That lack of voice is loud in Holifield, and I found myself wondering why he wrote about the influence of Jonathan Edwards but didn’t discuss with equal precision the thoughts and impact of Richard Allen or Alexander Crummell, the Episcopal priest who started what was essentially a society for African American intellectual and theoretical development. The omission is both honest from the historical perspective–since Allen wasn’t “invited to the debate” in his time–and discouraging because I don’t note Holifield walking through his work with the sense of loss with which I read him.

He presented a lot of philosophical material that made me feel informed, and he made the connections to keep me interested because he used several local church pastors to offer what could have been, simply, heady stuff. A central event in American history of the Protestantism Holifield writes about is the Great Awakening. He writes of the psychology of the Awakening and how with the best of intentions, leaders disagreed (meaning argued) about conversion and cure.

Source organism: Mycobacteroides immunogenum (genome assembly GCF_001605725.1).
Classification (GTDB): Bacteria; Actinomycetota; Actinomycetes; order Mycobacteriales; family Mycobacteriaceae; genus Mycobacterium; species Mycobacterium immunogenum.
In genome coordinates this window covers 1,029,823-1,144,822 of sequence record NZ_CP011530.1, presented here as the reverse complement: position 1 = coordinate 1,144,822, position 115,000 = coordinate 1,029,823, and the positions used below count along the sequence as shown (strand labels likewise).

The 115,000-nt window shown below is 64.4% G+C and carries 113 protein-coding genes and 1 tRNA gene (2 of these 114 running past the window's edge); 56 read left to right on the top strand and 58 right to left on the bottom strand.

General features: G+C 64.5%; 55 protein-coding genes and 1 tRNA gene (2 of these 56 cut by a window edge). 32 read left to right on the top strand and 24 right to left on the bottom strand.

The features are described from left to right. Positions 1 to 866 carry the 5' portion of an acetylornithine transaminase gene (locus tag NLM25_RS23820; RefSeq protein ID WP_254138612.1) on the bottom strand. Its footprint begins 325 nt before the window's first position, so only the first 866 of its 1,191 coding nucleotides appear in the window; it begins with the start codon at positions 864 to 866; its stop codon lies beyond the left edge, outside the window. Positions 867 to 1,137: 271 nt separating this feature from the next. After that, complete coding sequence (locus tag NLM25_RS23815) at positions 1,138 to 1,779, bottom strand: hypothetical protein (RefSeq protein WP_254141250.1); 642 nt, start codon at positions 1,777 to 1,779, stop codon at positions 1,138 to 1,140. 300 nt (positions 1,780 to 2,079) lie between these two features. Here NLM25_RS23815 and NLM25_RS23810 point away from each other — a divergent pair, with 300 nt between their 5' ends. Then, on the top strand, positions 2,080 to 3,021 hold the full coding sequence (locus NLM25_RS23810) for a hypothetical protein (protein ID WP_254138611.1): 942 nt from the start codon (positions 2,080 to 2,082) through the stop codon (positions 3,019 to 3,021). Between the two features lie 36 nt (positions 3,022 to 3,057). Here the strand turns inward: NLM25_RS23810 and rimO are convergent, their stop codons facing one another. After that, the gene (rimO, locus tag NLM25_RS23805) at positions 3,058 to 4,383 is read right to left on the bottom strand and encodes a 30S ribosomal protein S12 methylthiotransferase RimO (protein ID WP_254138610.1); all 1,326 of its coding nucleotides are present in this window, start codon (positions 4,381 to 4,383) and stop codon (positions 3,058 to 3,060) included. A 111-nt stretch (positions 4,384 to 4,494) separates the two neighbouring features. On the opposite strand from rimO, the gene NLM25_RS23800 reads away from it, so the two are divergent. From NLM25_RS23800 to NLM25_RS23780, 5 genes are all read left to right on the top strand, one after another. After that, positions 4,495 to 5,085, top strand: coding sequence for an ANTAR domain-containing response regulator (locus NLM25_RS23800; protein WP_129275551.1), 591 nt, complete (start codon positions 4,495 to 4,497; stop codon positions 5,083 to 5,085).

He notes the remark of one historian who says that the central conflict of the time was not theological but psychological, about opposing views of human psychology. Holifield points to how misleading that comment was, but it as helpful as it is misleading. As he says, “the theological context of any clerical assertion about psychology profoundly affected the interpretation of the psychological claims” and “the antagonists had far more in common than any such dichotomy might suggest.” Both are true then and seem true still.